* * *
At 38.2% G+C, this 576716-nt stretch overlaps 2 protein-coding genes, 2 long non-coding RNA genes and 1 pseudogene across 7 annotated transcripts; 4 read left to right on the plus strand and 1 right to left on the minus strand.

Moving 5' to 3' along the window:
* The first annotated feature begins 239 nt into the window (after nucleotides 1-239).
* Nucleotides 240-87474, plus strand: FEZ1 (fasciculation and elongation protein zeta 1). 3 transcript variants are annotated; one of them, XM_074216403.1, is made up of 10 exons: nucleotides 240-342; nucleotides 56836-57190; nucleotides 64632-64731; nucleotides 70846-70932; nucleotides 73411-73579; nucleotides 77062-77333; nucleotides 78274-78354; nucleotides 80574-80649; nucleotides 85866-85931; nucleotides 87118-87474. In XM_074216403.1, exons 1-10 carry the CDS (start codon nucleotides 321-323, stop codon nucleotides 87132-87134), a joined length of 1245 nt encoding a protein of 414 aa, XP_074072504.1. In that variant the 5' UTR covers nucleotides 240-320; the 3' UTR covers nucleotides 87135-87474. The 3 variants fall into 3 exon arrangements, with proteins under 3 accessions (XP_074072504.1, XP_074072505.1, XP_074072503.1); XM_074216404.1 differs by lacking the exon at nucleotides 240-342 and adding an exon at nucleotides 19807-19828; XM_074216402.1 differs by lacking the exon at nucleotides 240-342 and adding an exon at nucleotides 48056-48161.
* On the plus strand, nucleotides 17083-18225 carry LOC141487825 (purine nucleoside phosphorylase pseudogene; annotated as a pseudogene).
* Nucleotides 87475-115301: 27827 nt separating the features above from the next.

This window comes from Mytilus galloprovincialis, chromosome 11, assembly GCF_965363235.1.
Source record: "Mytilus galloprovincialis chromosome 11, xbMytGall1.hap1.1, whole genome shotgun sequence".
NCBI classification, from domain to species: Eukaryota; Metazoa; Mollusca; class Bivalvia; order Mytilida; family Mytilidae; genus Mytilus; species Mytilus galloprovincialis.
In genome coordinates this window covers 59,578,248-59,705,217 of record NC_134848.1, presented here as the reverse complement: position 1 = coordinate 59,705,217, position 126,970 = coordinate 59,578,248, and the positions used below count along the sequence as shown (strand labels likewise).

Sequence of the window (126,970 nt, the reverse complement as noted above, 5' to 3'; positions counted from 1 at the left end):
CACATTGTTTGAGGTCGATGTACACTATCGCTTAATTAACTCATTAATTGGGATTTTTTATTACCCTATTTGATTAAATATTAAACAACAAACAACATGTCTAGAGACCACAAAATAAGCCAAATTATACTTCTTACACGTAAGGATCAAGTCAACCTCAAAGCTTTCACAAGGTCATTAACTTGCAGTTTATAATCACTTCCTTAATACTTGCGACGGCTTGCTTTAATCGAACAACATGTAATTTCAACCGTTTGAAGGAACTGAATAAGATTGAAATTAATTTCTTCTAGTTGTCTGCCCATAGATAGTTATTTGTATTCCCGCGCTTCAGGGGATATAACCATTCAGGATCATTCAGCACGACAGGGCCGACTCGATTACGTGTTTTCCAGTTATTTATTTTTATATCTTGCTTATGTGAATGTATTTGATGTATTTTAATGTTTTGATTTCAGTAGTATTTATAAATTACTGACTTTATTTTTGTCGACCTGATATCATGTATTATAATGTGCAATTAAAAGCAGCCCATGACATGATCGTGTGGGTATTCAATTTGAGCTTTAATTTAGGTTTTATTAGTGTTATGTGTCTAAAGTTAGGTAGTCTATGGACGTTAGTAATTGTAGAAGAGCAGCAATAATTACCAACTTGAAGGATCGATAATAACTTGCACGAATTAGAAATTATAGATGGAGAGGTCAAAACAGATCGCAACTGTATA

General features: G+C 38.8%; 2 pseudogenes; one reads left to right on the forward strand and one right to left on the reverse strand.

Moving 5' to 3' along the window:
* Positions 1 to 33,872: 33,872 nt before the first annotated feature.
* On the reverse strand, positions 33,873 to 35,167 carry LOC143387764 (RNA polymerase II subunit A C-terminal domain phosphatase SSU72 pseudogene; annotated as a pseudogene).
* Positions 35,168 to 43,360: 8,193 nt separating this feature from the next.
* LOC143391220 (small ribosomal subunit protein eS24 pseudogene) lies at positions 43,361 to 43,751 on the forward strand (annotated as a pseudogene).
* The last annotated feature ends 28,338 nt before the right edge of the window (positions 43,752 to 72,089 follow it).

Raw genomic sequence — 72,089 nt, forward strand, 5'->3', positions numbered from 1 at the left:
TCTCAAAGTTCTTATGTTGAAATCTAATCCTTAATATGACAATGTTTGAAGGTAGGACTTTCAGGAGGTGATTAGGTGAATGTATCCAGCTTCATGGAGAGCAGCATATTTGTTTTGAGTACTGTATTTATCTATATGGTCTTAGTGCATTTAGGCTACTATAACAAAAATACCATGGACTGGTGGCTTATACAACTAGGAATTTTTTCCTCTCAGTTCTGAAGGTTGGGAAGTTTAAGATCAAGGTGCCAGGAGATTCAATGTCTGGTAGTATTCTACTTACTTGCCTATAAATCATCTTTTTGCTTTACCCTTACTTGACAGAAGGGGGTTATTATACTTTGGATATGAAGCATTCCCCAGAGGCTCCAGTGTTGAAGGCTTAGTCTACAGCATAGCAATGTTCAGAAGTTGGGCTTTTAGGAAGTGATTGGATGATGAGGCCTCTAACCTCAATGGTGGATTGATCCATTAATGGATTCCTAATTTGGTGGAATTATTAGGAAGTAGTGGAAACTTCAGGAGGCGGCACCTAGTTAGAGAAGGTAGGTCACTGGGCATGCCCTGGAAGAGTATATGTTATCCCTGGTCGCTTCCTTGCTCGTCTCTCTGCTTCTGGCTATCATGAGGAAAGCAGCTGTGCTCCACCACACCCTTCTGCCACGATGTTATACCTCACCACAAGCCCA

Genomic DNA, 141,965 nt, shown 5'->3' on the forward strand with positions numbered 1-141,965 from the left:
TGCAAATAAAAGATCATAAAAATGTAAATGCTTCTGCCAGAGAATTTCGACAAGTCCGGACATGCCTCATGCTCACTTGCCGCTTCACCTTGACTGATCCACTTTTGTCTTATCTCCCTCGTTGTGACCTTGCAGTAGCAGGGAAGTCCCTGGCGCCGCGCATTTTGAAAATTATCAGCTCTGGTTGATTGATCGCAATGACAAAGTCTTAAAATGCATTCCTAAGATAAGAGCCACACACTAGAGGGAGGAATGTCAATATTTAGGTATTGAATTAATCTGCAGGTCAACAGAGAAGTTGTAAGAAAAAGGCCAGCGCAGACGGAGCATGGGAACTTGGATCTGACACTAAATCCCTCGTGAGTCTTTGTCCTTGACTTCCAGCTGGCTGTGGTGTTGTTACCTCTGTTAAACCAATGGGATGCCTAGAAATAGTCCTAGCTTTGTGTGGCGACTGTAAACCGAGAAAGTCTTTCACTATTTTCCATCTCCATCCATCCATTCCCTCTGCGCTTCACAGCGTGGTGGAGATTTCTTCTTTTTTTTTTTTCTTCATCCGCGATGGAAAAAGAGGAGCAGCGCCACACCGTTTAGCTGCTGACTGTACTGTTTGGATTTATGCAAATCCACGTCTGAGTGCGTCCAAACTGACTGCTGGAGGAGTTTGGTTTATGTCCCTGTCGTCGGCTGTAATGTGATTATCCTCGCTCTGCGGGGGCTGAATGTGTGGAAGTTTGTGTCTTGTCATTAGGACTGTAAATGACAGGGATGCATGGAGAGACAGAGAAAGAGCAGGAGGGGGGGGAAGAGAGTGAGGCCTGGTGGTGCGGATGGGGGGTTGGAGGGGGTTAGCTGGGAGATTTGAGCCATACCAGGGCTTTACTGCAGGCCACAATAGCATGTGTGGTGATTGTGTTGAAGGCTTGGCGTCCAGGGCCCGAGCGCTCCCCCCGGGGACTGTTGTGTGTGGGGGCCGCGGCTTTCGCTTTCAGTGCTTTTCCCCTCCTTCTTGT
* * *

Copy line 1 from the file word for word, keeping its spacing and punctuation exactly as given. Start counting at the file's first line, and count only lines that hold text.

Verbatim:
At 38.2% G+C, this 576716-nt stretch overlaps 2 protein-coding genes, 2 long non-coding RNA genes and 1 pseudogene across 7 annotated transcripts; 4 read left to right on the plus strand and 1 right to left on the minus strand.